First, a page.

It is 1994.

The milk crate is heavier than I remember as I haul it down from a high shelf in the bedroom closet. The plastic box lands with a thump on the bedroom floor. I settle in around it on the low carpet, legs straddling the dusty contents, my back supported by the empty bed. I worry that the noise will stir the two toddlers, sleeping across the hallway underneath their 101 Dalmation comforters. I decide to jump back up, do a quick check, peeking carefully around the partially closed door, before I start what I know will be a confusing reconciliation of my past with my current situation. 

With the quiet glow of the toddler’s night light comforting me from across the hall, I lower myself back into position, perfectly matching the indent I’ve just left in the vacuumed carpet of my own bedroom. I pull out the expired college catalog and open it first. I blow the dust off the edges of pages. I pour through the options in the catalog, skipping the pages of majors I’ve already attempted (Political Science, Construction Management…). Overwhelmed by the options, I set the catalog aside and flip through the remaining contents, working my way through the folders like old records.

I grab a faded and torn, seaweed colored folder near the back of the crate, which carries the contents of my school past. Sprinkled among the folder’s official documents–mostly grade reports and transcripts–is a hodge-podge of artifacts: a picture of Ashley, her two year old self standing in our small garden in big work boots; my hand written “Activities-Record” from high school, jammed packed with lists of accomplishments–student body president, “most outstanding senior girl,” leadership awards, and cheerleading camps–lists used to help write my original admission letter to Chico State in 1984; the scores from my English placement test (high) and my math test (low); an old grocery list. I am not certain how this coffer full of folders is the solution to my current situation, but it somehow seems to hold a past and a future more hopeful than the constant, abusive present I’d been living in.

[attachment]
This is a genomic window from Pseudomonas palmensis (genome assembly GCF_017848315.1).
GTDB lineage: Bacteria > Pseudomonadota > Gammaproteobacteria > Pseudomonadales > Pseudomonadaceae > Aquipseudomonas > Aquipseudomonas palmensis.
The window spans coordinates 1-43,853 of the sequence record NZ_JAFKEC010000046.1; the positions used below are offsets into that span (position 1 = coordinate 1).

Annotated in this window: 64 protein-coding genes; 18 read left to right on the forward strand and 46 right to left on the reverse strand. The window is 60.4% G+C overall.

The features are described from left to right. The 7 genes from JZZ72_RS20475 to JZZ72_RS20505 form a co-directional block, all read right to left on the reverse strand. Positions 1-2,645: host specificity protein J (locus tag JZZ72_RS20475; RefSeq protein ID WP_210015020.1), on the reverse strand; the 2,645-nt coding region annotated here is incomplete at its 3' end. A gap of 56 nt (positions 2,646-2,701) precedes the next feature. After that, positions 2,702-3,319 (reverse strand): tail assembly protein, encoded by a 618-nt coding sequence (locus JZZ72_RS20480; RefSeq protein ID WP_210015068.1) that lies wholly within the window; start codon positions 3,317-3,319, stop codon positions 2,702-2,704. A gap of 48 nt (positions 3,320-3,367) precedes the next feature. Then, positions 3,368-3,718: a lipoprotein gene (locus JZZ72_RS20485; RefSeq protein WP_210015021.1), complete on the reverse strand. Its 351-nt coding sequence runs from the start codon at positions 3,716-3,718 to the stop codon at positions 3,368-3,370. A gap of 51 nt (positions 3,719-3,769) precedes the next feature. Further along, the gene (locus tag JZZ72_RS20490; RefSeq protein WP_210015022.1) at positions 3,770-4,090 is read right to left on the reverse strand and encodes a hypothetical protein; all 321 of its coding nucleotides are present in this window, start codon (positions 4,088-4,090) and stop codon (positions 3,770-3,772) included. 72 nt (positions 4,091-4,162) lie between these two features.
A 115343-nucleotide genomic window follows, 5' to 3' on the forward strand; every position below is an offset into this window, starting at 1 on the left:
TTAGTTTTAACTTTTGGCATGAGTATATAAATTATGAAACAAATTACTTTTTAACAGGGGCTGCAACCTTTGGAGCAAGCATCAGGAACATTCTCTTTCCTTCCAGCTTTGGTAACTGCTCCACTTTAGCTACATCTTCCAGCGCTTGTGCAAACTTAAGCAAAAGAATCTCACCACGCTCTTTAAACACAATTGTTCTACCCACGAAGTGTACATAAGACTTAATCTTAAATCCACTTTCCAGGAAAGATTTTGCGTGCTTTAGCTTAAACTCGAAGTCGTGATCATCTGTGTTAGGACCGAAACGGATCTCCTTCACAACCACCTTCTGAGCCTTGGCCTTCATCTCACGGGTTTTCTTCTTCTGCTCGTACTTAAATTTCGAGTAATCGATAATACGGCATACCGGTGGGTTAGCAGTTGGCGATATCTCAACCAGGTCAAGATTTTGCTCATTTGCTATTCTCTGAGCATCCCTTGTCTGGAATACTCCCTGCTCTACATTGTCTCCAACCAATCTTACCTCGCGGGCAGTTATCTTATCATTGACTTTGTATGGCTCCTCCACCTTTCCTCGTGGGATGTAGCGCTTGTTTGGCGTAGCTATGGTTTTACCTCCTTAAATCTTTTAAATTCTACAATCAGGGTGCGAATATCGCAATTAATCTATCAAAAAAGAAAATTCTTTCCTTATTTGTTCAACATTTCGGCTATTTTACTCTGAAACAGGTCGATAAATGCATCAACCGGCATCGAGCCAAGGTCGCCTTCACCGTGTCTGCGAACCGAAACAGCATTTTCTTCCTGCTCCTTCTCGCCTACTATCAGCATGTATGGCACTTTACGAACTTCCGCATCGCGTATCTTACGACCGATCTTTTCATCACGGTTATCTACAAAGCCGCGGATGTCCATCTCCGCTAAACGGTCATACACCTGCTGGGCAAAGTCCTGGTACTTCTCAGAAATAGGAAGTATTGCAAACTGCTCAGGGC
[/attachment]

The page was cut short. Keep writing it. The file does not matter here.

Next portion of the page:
When we first moved to Peach Street, like every move before, I had high hopes. We packed up the contents of a two-bedroom apartment, hauled boxes down steep, concrete stairs while Nick and Ash wailed and rattled, safe from the stairs behind a baby gate. Those steep stairs and the busy street below had been a constant source of fear, particularly as 1 year-old Nick had learned to open the front door. We loaded the toddlers into car seats, boxes towering above their heads from the backseat, and drove the 40 minutes to a small farm town, where my spouse would join his family’s rice farming business. Farming felt safer, more family friendly than the construction life we had been living. It seemed more sober. The tiny house on quiet Peach Street we pulled up to was not ours, but it had a big backyard with an old, wooden playhouse and stubborn windows that opened to the smell of lilacs.